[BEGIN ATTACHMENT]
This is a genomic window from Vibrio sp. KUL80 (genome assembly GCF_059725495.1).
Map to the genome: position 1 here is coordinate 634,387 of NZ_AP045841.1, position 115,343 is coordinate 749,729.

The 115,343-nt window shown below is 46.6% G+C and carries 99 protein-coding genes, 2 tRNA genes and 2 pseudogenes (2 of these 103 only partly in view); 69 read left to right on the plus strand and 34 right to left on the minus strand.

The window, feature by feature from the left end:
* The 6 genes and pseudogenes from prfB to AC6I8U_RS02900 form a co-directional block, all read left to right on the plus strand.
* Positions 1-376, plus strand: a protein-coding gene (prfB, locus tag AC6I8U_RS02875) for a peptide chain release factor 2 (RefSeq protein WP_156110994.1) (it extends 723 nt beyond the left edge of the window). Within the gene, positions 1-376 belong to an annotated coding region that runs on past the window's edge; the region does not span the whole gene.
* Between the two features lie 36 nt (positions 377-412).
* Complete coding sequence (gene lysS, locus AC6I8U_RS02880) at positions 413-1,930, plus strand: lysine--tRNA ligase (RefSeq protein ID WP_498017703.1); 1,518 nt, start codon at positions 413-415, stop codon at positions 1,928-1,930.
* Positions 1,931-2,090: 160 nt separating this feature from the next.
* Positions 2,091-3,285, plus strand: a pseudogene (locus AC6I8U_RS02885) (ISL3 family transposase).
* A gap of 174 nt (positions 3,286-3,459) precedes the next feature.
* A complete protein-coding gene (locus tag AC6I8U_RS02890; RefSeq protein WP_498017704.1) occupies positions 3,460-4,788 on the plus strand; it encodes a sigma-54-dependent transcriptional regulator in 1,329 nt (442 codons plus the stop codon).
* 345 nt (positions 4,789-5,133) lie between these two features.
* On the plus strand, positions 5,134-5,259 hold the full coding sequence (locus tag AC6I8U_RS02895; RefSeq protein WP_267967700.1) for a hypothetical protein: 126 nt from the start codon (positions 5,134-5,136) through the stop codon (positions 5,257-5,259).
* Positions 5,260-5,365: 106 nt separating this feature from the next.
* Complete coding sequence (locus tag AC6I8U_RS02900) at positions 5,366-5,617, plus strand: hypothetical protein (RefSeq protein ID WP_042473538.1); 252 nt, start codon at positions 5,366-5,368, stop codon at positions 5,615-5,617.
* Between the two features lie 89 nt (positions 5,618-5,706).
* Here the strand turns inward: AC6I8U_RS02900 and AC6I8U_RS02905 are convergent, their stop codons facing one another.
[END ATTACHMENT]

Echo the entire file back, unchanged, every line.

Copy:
This is a genomic window from Vibrio sp. KUL80 (genome assembly GCF_059725495.1).
Map to the genome: position 1 here is coordinate 634,387 of NZ_AP045841.1, position 115,343 is coordinate 749,729.

The 115,343-nt window shown below is 46.6% G+C and carries 99 protein-coding genes, 2 tRNA genes and 2 pseudogenes (2 of these 103 only partly in view); 69 read left to right on the plus strand and 34 right to left on the minus strand.

The window, feature by feature from the left end:
* The 6 genes and pseudogenes from prfB to AC6I8U_RS02900 form a co-directional block, all read left to right on the plus strand.
* Positions 1-376, plus strand: a protein-coding gene (prfB, locus tag AC6I8U_RS02875) for a peptide chain release factor 2 (RefSeq protein WP_156110994.1) (it extends 723 nt beyond the left edge of the window). Within the gene, positions 1-376 belong to an annotated coding region that runs on past the window's edge; the region does not span the whole gene.
* Between the two features lie 36 nt (positions 377-412).
* Complete coding sequence (gene lysS, locus AC6I8U_RS02880) at positions 413-1,930, plus strand: lysine--tRNA ligase (RefSeq protein ID WP_498017703.1); 1,518 nt, start codon at positions 413-415, stop codon at positions 1,928-1,930.
* Positions 1,931-2,090: 160 nt separating this feature from the next.
* Positions 2,091-3,285, plus strand: a pseudogene (locus AC6I8U_RS02885) (ISL3 family transposase).
* A gap of 174 nt (positions 3,286-3,459) precedes the next feature.
* A complete protein-coding gene (locus tag AC6I8U_RS02890; RefSeq protein WP_498017704.1) occupies positions 3,460-4,788 on the plus strand; it encodes a sigma-54-dependent transcriptional regulator in 1,329 nt (442 codons plus the stop codon).
* 345 nt (positions 4,789-5,133) lie between these two features.
* On the plus strand, positions 5,134-5,259 hold the full coding sequence (locus tag AC6I8U_RS02895; RefSeq protein WP_267967700.1) for a hypothetical protein: 126 nt from the start codon (positions 5,134-5,136) through the stop codon (positions 5,257-5,259).
* Positions 5,260-5,365: 106 nt separating this feature from the next.
* Complete coding sequence (locus tag AC6I8U_RS02900) at positions 5,366-5,617, plus strand: hypothetical protein (RefSeq protein ID WP_042473538.1); 252 nt, start codon at positions 5,366-5,368, stop codon at positions 5,615-5,617.
* Between the two features lie 89 nt (positions 5,618-5,706).
* Here the strand turns inward: AC6I8U_RS02900 and AC6I8U_RS02905 are convergent, their stop codons facing one another.